Clare Nuttall in Belgrade -
The Serbian Progressive Party had a narrow victory over the ruling Democratic Party on May 6, taking the largest share of parliament seats, while its candidate Tomislav NikoliÄ was narrowly beaten by former president Boris TadiÄ in the presidential election. The presidential vote is now set to go to a second round, pitting NikoliÄ against TadiÄ for the third time, while negotiations over a new parliament coalition are starting.
On election night, the air conditioning had long since given up under the sheer numbers of politicians, party activists and journalists crammed into the corridors of the Progressive Party's Belgrade headquarters. Despite the party's lead in the opinion polls since early March, its margin over the Democratic Party was not enough for comfort. Only after deputy leader Aleksandar VuÄiÄ announced preliminary results at around 10:45 pm, which with 44% of ballots counted put the Progressives in the lead with just under 23%, did tense party members break into smiles and high fives. "The SNS has definitely won the parliamentary election. We wish to form the next government, but that will be up to the presidential election, where we also expect victory," VuÄiÄ told journalists.
The initial announcement was borne out by later results, based on 78.8% of ballots counted early this morning, showing the Progressive Party was on 24.1%, giving it 73 of seats in the new parliament, ahead of the Democratic Party on 22.4%, which would give it 68 seats.
The presidential vote will go to a second round, as final results showed TadiÄ with 26.7% of the vote to Nikolic's 25.5 %. Tadic, who is personally popular in Serbia, says he still expects to win the second round due to take place on May 20. Speaking to journalists in Belgrade late on May 6, he said he "intends to win, and will win", local news channel B92 reported. "We will discuss the next government after the second round, that will decide the path that Serbia will take for the next five years. We will not accept any blackmail or conditions," Tadic said.
The victory was a huge step for the Progressives, formed in 2008 when NikoliÄ and a handful of supporters split off from the Radical Party - which took no seats at all in the May 6 election. In just four years, the party has managed to attract a considerable following, not least because it promises a break from the past and vows to clean up corruption especially in the power sector.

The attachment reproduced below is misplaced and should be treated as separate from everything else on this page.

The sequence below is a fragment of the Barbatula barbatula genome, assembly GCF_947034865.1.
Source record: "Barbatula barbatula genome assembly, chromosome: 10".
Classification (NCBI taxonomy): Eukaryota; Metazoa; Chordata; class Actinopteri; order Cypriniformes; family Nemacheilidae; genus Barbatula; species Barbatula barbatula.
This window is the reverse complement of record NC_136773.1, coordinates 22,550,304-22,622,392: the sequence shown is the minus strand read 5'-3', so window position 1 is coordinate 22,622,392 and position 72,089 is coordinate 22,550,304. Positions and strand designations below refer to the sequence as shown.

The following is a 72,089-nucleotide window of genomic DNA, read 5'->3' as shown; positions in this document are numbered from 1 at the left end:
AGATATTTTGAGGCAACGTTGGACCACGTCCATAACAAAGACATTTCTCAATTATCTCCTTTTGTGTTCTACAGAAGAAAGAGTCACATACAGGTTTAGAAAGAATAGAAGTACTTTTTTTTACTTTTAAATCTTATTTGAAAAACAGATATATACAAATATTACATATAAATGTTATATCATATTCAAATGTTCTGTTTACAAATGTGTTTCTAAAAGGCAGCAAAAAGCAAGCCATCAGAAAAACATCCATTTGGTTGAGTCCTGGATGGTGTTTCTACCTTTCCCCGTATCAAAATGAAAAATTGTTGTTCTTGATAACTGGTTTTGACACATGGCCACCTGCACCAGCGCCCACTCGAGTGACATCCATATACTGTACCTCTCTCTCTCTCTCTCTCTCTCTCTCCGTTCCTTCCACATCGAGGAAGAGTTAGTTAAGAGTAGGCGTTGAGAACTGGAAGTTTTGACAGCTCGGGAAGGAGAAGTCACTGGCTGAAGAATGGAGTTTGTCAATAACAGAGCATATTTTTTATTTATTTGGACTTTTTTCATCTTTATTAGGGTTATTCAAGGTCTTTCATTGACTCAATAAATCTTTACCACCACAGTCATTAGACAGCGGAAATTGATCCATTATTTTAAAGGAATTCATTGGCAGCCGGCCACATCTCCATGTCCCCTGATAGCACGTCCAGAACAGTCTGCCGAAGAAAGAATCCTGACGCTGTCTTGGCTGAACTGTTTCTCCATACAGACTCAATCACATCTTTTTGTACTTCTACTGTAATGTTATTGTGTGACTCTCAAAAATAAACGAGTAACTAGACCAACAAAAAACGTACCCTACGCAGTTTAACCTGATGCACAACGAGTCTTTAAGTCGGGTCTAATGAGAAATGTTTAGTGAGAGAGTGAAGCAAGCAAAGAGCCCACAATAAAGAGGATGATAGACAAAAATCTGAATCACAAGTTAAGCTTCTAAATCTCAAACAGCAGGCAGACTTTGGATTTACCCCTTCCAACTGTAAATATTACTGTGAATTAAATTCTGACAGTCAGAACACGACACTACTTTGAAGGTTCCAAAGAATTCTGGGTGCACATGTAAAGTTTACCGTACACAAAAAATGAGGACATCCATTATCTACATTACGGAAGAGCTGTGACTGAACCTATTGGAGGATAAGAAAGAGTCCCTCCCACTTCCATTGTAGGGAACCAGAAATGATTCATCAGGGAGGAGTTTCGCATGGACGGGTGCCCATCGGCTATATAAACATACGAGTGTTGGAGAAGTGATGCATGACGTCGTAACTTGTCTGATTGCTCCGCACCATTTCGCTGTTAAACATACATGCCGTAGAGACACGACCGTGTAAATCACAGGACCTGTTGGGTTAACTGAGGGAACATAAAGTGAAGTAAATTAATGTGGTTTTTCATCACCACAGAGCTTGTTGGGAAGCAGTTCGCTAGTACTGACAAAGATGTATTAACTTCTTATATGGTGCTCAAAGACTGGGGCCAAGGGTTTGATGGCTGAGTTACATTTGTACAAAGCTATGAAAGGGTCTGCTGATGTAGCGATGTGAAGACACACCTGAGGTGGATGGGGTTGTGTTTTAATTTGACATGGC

Serbia has been struggling to maintain economic growth in recent years, and the country continues to lag behind most European countries in GDP per capita and living standards. Even the arrival of international investors in the country has not been enough to reduce unemployment, which reached 23.7% in 2011.
One of the key dividing lines in Serbian politics - the country's progression towards the EU - was less of an issue than previously during the current campaign. Along with TadiÄ's Democratic Party, which has long held a pro-EU stance, the Progressives and other main parties also now advocate EU membership for Serbia.
However, even with the Progressives' lead in the parliament, since no party has sufficient seats for an absolute majority, Serbia is heading for weeks - and possibly months - of negotiations on a new coalition government.
The Socialist Party - a more likely coalition partner for the left-of-centre Democratic Party - is currently in third place with 14.4% of the vote, or 44 seats. Other parties represented in the parliament are expected to be the Democratic Party of Serbia with 21 seats, the Liberal Democratic Party with 20 seats, United Regions of Serbia party with 15 and the Alliance of Vojvodina Hungarians with five. Three other minority parties are each set to take a single parliament seat.
NikoliÄ has already said that the Democratic Party of Serbia led by Vojislav Kostunica (not to be confused with TadiÄ's Democratic Party) would be its preferred coalition partner.
The main hope now is for a speedy decision on a new coalition that will allow a new government to be formed and to start tackling the economic issues that need to be addressed. "Whichever coalition will be formed, it will have a very tough task to rejuvenate the economy facing high employment rate (23.7%), low wages (average €359) and falling exports/industry. Public sector reform, IMF deal unfreeze and EU convergence remain key priorities," says a report from Raiffeisen Bank published before the election.
On the positive side, fears that tensions, particularly in Kosovo or Serbia's ethnically mixed south, could erupt into violence, have not been realised. Turnout across the country was around 60%, and the mood on the sunny election day in Belgrade was good, with Serbians stopping off to cast their votes as part of their Sunday promenade. No incidents were reported in the south, despite the arrest of five ethnic Albanians suspected of war crimes on May 4, just two days before the election. Meanwhile, in Kosovo - where just 32.17% of the 109,113 people eligible to take part in the Serbian elections cast their votes, the Organisation for Security and Cooperation in Europe (OSCE) reported there was not a single incident.
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